Jim Williams Nov 30th,2021
With all the talk each hurricane season about how many named storms there will be or how much accumulated cyclone energy will be generated what mainly matters is where they will go, will they hit land & where?
The database here at hurricanecity.com list’s 139 cities/islands in the Atlantic basin as evenly spread out as possible. If any of these locations were impacted by a named storm with 40+ mph it counts as an impact even as post tropical. So how did this past hurricane season compare to the extremely active 2020 season which had 30 named storms?
This year the Atlantic basin churned out 21 named storms during the 21 season how ironic. Out of those 21 named storms 10 impacted one or more of the 139 locations or 47.62%. Now compare this to 2020 with 30 named storms had a higher percentage of impacts 17 or 56.67% of all storms impacted land. The 2020 hurricane season also had far more hurricane impacts especially on the U.S mainland than 2021 did.
Of the 10 impacts in 2020 half caused significant disruptions to everyday life which is really what matters considering the entire hurricane season which runs from June 1st through November 30th.
The most impactful hurricanes of 2021 were .
Hurricane Elsa early false alarm.
Hit the Windward islands on July 2nd with 85mph winds 743 roofs damaged. Database impacts: Dominica, Martinique, St Vincent brushed. Barbados, St Lucia, St Vincent hit.
Hurricane Henri moved towards eastern Long Island and weakened to a tropical storm as it moved in on August 22nd but still caused significant damage & power outages in the N.E.
Database impacts: Southampton LI ,Providence R.I, Cape Cod MA TS hit.
The biggest hit & story of the season.
Hurricane Ida hitting S.E Louisiana on August 29th with 150mph winds causing extreme damage and massive power outages. Database impacts: Caymans TS br, Havana ,Cienfuegos CU br, Isle of youth, CU hit. Morgan city,LA ,Bay St Louis, Biloxi, Pascagoula MS all br, Grand Isle, New Orleans LA hits.
For many of the impacted areas in Red courtesy of poweroutage.us they were without power for several weeks.
Typical September recurve.
Hurricane Larry hit eastern Newfoundland with 75mph winds on September 11th causing wide spread power outages. Database impacts: St Pierre NF, br , St Johns NF hit.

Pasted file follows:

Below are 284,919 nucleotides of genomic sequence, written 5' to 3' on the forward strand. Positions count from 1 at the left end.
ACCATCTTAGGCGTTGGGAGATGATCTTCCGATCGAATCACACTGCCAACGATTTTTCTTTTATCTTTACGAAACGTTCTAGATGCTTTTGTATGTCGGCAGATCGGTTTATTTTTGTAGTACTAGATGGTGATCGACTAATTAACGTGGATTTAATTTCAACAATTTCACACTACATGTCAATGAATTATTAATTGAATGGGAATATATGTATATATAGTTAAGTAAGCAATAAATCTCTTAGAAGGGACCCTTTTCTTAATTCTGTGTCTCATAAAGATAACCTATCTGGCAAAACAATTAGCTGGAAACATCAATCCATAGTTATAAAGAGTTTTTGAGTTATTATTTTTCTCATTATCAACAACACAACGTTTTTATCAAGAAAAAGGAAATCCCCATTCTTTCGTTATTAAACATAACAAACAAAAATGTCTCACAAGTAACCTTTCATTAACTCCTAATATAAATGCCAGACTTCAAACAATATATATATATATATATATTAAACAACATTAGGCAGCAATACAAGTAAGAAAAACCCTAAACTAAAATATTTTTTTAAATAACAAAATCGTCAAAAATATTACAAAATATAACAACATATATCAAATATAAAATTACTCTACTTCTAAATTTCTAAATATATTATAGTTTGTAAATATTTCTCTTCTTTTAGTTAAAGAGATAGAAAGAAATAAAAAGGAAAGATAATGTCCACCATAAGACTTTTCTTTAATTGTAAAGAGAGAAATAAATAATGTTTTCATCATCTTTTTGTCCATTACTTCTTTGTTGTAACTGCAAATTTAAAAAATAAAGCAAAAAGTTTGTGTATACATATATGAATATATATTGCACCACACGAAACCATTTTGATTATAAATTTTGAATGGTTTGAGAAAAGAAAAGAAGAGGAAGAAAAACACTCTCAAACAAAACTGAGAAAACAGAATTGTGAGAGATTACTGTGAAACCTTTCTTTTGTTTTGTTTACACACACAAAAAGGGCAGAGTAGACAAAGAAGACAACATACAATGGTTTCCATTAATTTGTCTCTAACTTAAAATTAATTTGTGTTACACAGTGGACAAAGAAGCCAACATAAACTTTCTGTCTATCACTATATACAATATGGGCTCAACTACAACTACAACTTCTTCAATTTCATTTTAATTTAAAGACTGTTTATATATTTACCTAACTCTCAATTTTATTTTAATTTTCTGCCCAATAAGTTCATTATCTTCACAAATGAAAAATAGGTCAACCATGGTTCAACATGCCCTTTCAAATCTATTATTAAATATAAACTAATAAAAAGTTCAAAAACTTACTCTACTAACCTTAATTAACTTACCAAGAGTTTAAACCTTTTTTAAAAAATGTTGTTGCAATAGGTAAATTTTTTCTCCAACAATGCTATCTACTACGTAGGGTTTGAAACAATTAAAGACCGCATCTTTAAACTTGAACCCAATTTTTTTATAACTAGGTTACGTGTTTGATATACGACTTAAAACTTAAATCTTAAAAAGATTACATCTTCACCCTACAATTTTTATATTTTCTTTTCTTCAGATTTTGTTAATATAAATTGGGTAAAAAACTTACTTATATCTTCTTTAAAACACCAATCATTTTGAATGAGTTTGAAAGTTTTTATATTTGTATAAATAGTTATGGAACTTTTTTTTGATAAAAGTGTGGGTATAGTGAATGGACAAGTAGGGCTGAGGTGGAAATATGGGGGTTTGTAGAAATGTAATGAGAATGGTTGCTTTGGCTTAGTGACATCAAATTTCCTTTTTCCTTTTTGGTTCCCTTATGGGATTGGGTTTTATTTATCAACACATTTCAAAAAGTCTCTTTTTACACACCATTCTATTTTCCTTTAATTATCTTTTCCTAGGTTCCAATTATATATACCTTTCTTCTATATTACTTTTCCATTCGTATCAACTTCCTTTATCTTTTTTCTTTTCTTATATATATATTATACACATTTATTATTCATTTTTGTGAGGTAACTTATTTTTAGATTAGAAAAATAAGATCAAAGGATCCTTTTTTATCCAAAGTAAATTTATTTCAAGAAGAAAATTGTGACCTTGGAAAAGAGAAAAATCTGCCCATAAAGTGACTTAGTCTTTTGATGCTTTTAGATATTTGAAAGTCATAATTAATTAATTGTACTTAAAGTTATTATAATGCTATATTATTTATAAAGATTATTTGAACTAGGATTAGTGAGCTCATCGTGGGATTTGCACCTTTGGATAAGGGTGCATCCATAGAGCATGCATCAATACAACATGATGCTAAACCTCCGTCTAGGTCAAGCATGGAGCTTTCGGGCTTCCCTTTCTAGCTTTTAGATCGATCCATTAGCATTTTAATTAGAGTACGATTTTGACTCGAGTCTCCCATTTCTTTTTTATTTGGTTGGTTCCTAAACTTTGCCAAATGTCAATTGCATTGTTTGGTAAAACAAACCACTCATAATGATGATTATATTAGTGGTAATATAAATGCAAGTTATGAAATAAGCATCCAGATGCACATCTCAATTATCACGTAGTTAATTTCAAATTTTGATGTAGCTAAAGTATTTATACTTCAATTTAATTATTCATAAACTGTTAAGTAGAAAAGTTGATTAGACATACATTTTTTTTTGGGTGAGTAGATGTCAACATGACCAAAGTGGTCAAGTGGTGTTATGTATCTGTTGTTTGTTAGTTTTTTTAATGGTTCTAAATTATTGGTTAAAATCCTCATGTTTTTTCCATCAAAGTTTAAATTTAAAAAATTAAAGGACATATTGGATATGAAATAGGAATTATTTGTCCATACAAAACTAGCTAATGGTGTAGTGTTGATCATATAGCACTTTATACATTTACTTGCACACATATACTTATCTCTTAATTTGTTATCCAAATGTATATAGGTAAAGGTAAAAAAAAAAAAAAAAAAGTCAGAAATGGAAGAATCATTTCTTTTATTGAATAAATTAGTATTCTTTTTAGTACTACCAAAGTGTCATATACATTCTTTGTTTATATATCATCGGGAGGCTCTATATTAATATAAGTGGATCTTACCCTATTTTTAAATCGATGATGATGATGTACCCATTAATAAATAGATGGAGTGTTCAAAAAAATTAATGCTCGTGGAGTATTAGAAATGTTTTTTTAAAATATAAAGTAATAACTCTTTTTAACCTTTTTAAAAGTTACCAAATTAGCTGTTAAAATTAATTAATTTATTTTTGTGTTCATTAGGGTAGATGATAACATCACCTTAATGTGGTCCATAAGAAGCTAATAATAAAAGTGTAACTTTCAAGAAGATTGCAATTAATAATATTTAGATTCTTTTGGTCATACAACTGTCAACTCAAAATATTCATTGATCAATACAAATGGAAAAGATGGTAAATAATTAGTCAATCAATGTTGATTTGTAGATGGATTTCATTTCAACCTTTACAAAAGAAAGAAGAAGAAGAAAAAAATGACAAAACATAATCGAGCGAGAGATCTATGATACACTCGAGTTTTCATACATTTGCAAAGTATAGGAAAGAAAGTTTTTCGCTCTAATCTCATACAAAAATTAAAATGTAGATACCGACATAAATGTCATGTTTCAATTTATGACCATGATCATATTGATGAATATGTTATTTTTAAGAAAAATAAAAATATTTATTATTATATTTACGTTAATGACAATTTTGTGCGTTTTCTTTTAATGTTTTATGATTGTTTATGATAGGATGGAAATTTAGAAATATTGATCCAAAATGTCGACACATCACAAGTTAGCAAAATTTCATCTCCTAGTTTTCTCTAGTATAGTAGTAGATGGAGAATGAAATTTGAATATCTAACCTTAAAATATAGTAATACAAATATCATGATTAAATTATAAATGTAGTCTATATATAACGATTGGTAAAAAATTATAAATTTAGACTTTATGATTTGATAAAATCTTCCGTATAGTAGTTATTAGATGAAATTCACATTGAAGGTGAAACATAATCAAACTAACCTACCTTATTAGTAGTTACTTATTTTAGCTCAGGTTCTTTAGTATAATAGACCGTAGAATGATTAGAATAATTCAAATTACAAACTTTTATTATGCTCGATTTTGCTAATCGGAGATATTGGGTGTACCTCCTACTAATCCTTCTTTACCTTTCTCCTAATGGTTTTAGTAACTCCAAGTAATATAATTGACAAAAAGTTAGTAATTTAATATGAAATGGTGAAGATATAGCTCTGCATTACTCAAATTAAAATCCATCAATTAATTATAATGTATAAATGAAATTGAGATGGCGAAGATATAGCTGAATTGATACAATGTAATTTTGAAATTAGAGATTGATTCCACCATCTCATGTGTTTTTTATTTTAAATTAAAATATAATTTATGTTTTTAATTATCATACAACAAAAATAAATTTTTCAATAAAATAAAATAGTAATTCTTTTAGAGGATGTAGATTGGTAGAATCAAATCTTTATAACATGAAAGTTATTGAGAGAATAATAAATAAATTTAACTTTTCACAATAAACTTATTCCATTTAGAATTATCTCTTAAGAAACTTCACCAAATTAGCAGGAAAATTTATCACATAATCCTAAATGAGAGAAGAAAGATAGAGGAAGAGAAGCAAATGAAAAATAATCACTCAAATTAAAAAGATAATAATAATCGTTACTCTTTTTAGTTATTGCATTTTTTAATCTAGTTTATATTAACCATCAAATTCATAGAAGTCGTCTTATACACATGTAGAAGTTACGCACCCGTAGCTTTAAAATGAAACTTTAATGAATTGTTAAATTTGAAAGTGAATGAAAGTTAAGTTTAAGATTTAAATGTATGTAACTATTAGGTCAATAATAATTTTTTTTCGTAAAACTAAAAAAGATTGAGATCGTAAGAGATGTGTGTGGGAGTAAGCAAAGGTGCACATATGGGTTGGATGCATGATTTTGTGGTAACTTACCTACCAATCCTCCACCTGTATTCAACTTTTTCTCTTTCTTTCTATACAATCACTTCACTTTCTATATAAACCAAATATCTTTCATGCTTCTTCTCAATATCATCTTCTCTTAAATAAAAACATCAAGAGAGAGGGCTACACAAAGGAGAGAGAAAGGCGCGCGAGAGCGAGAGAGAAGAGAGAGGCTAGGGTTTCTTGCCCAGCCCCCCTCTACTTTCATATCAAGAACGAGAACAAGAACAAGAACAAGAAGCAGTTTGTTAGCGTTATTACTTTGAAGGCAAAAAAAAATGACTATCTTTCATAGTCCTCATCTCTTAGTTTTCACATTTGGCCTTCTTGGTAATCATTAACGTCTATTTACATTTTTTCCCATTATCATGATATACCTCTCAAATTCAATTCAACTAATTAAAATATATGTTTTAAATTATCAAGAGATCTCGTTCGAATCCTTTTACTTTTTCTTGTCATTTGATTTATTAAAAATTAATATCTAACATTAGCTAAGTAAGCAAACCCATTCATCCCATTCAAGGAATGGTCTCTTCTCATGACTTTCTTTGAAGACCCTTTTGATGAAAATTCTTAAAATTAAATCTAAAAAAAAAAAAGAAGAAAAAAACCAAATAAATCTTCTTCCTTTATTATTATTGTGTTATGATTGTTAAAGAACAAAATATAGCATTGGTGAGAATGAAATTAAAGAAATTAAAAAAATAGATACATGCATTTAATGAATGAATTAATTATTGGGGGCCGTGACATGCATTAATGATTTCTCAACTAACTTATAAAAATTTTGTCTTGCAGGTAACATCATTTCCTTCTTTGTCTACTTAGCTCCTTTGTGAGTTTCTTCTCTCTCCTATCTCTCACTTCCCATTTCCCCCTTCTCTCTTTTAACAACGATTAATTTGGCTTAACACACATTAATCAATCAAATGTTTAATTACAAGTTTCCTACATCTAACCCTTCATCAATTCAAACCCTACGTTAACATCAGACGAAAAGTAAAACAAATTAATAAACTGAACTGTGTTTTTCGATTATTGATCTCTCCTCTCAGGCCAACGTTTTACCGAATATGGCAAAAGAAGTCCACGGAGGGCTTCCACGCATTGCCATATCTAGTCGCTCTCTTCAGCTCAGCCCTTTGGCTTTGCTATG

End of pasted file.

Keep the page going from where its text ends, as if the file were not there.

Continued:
Packed a punch over small area.
Hurricane Nicholas hit the upper Texas coast on September 14th with 75mph winds causing a large amount of power outages. Database impacts: Pt O’Connor ,Galveston, Pt Arthur all TS, Freeport TX hurricane hit.
Widespread power outage as a result of Hurricane Nicholas but most power was restored rather quickly.
Hurricanecity coverage of hurricanes in 2021
Looking back on the 2021 hurricane season there was one major headliner hurricane Ida which slammed S.E Louisiana on August 29th with 150mph winds. After the 2010 hurricane season it became clear that the way we would cover hurricanes had to change. Showing live streaming chaser feeds and webcams on the traditional “hurricane warning shows” became increasingly difficult due to copyright issues. With live streaming technology as well as the ability to stream to several media platforms at the same I decided it was time to hit the road and cover the hurricanes as in person as they hit. Since that time I have produced live video from hurricanes Matthew, Irma, Michael, Sally, Delta and this past season Hurricane Ida. This was a difficult hurricane to intercept as the track kept shifting east and the storm surge threat was forecast by the National Hurricane Center to be catastrophic in the areas I needed to be. This is where we use our remote live cell tower capable streaming cams which worked perfectly in 2020 capturing storm surges in Sally & Delta. My home base for Ida was in Morgan City Louisiana which turned out to be beneficial and having power post landfall. I traveled to Houma, Louisiana where the town was expected to go underwater and the eye was forecast to hit. I set up my one cam to work with on this trip , the other cam never made it due to fedex not arriving in time. I found a row of mobile homes across from the Heliport in S.E Houma and decided to strap the remote cam I had to a pole along side the mobile homes. Not only was I expecting these homes to get destroyed but the surge was supposed to come up to about the height of the cam around 10ft.
As it turned out the power pole I attached the cam to got blown over in the wind. As you can see in this video the 3rd mobile home from the camera which was blocked by the others got blown to pieces. Towards the end of the video I drive through the impacted areas showing the heavy damage.
Half way through the hurricane warning show the remote cam captures the home being destroyed https://www.youtube.com/watch?v=qiOP2cPXscI
Each year following the season the National Hurricane Center will release final reports on each system. We won’t know how many died & total damage amounts for 2021 until sometime in the spring, but one thing for certain is that 2021 was quieter than 2020. Indications are for damage totals to exceed $60 billion dollars for all storms which is higher than last years total because of Ida damage. If you live in S.E Louisiana where Hurricane Ida hit, the season was devastating and it will take some of these areas years to recover. Where they go matters thank you for your support & I’ll see you next hurricane season which starts on June 1st. ..Jim Williams